Covid now killing less Brits than during a bad flu season shows analysis

Covid now killing less Brits than during a bad flu season shows analysis
Covid now killing less Brits than during a bad flu season shows analysis. Credit: Pixabay

Experts in the UK are hoping that the pandemic will become ‘endemic’ after Omicron wave subsides

Analysis carried out by MailOnline suggests that the number of people who are currently dying from Covid is less than half of what the figure would be during a season with bad flu.

At what is being called the peak of the Omicron outbreak, around 130 people are dying every day in England. This time last year, before the big vaccine rollout, that figure was about 1,300 deaths daily.


In fact, despite infection rates almost quadrupling due to the highly transmissible strain, since the start of last autumn, the number of daily deaths has barely changed.

During the last bad flu season in Britain, in 2017/18, Government figures showed that around 400 people were dying each day from influenza at the height of the flu. The previous year, there had been about 300 daily deaths.

A similar scenario unfolded that season, with patients being told to avoid going to A&E, and hospitals having to cancel routine operations. This draws attention to the fact that many are calling for the Government to let British citizens learn to live with Covid.

Just last week, the former chief of the UK’s vaccine task force, Dr Clive Dix, called for Covid to now be treated like the flu, especially since the death rates are similar. The professor also called for an end to mass vaccination, preferring instead to form a strategy to just target those who were vulnerable.

Speaking with MailOnline, another eminent infectious disease expert, Professor Paul Hunter, from the University of East Anglia, said more or less the same as Dr Dix, that Covid and flu are now producing comparable fatality rates. He said he believed that Covid would weaken each year as people develop natural immunity to the virus.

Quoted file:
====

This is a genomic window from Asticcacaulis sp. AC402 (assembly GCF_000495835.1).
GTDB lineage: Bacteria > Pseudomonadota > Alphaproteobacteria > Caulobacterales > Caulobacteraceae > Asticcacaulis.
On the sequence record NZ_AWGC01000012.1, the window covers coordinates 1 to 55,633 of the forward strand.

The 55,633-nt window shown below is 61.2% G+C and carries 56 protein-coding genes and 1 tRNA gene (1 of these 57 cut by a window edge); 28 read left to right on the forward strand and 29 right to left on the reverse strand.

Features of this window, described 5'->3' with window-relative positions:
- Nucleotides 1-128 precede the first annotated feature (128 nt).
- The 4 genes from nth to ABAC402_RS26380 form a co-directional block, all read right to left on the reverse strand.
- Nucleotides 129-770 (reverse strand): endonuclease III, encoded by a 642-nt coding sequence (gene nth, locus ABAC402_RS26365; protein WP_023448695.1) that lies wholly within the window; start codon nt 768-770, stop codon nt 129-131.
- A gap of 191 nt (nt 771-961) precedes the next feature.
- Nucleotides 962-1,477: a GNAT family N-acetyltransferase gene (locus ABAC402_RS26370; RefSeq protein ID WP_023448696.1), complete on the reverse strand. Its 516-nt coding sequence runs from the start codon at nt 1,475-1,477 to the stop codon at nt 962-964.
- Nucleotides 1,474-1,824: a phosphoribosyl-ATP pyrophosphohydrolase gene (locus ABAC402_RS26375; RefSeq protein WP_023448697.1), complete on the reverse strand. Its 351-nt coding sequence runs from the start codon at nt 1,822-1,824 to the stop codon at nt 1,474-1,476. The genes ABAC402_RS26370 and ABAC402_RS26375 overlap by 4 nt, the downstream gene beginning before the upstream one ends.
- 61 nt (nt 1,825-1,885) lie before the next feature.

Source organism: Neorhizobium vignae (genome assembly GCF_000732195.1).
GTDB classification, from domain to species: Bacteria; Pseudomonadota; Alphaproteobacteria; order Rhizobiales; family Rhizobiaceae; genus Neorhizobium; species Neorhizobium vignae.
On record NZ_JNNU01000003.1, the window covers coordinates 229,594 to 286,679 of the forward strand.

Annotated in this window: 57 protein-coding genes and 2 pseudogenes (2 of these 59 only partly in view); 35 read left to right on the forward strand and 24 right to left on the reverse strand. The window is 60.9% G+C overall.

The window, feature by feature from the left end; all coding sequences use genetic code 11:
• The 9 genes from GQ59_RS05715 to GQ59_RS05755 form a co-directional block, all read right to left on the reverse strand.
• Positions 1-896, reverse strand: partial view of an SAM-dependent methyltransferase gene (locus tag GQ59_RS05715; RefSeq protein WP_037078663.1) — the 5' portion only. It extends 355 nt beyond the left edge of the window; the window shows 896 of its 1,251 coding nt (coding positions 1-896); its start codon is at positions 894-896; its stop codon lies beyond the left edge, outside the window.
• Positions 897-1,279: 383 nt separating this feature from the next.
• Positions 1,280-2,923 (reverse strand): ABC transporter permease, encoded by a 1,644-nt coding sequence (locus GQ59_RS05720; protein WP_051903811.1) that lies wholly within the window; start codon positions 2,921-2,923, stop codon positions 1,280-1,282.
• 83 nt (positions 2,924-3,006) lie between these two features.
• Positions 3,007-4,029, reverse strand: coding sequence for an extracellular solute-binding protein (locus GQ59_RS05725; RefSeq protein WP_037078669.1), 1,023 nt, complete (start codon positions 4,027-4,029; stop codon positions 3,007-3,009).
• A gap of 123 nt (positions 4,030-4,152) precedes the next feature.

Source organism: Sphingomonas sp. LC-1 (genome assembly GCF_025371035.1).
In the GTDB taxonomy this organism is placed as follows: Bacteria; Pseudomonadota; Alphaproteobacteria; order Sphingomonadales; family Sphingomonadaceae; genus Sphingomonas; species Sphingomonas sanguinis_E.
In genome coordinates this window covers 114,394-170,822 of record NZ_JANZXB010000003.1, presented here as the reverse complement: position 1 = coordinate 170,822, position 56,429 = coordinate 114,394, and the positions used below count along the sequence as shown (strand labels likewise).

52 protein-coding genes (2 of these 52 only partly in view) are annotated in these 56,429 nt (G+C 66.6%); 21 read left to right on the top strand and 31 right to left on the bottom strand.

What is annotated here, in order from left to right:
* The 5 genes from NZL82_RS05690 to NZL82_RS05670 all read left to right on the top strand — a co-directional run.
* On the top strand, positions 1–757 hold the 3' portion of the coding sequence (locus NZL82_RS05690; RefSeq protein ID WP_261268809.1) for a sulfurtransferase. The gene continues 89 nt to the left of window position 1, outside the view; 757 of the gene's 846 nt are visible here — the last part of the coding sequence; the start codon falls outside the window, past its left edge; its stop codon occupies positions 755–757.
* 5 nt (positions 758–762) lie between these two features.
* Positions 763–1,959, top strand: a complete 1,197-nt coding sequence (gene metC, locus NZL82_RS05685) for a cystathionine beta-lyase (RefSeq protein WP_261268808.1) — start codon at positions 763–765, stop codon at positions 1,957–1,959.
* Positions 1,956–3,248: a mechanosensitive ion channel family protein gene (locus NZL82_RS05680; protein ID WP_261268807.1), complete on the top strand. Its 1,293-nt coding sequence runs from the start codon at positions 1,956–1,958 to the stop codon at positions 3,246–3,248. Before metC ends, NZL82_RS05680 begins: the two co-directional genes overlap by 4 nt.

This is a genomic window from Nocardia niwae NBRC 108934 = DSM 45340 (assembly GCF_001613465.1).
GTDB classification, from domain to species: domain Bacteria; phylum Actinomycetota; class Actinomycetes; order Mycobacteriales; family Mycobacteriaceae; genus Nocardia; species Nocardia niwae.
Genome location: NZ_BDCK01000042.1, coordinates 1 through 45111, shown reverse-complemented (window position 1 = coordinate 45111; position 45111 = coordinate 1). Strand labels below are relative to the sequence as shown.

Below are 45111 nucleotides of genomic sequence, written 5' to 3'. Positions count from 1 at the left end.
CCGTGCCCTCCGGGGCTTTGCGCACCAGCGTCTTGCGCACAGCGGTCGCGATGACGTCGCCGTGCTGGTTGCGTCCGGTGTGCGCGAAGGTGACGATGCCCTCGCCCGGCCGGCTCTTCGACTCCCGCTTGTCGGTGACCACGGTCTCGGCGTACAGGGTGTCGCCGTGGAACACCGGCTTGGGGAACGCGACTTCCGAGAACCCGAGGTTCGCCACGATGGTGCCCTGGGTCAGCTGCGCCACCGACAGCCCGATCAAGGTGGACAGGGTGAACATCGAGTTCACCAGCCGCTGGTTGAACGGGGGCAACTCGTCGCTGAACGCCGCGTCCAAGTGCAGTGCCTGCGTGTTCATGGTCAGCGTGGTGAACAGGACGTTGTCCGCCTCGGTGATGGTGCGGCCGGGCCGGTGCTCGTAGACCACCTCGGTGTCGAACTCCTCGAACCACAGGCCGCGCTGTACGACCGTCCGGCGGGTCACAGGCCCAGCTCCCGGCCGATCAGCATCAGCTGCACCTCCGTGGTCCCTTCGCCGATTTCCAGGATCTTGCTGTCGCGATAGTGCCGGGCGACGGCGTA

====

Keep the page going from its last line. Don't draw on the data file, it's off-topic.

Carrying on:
Eventually, as with the flu, only vulnerable people would be affected badly by it he said. “Once we’re past this Omicron peak – excluding another unexpected variant that reverses all of our progress – then we’ll be close to the point of endemic”, added Professor Hunter.

Seasonal influenza is believed to have a case fatality rate – the proportion of confirmed infections that end in death – of around 0.1 per cent. Analysis by MailOnline showed that the case fatality rate with Covid, at the end of December, was about 0.15 per cent. Almost similar results, as reported by


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Chris was born in a small village in Wales, where he ran his own successful construction company for many years, before deciding in 1990, to swap the grey skies and rain for the sunshine and lifestyle of the Costa del Sol. Late last year he made the move to Southern Portugal, and is now residing on the Algarve. Having sung and played in a rock band back in Wales, he still likes to go out and entertain in his spare time, singing in restaurants and golf clubs. Interests are of course music, especially from the 60s and 70s, movies, nice restaurants, and he has a passion for graphic design and online marketing.


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